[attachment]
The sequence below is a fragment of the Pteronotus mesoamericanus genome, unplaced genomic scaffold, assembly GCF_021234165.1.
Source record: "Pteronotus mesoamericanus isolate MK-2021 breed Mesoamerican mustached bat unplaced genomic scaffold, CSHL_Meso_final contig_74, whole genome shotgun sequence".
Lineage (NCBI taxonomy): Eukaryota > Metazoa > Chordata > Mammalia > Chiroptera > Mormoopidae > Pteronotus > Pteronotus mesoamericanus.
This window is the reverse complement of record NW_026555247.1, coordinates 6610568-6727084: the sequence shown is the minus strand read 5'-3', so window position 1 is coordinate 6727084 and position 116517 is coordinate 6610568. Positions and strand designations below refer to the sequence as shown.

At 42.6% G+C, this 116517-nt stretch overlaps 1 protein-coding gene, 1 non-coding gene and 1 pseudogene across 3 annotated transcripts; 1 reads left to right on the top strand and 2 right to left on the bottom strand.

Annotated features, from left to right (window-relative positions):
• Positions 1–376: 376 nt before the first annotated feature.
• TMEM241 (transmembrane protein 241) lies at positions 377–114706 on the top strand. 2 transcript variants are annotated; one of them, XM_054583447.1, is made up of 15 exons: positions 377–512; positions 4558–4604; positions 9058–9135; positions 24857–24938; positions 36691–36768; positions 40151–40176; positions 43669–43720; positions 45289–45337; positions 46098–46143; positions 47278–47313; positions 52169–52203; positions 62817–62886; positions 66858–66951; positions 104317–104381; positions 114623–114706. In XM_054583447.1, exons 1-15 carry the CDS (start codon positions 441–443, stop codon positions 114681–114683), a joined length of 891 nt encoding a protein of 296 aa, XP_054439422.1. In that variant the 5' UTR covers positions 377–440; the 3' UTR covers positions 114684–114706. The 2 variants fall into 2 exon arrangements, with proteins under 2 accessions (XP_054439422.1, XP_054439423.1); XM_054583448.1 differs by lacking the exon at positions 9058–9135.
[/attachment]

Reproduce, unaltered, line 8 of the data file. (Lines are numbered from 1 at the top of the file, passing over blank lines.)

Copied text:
• TMEM241 (transmembrane protein 241) lies at positions 377–114706 on the top strand. 2 transcript variants are annotated; one of them, XM_054583447.1, is made up of 15 exons: positions 377–512; positions 4558–4604; positions 9058–9135; positions 24857–24938; positions 36691–36768; positions 40151–40176; positions 43669–43720; positions 45289–45337; positions 46098–46143; positions 47278–47313; positions 52169–52203; positions 62817–62886; positions 66858–66951; positions 104317–104381; positions 114623–114706. In XM_054583447.1, exons 1-15 carry the CDS (start codon positions 441–443, stop codon positions 114681–114683), a joined length of 891 nt encoding a protein of 296 aa, XP_054439422.1. In that variant the 5' UTR covers positions 377–440; the 3' UTR covers positions 114684–114706. The 2 variants fall into 2 exon arrangements, with proteins under 2 accessions (XP_054439422.1, XP_054439423.1); XM_054583448.1 differs by lacking the exon at positions 9058–9135.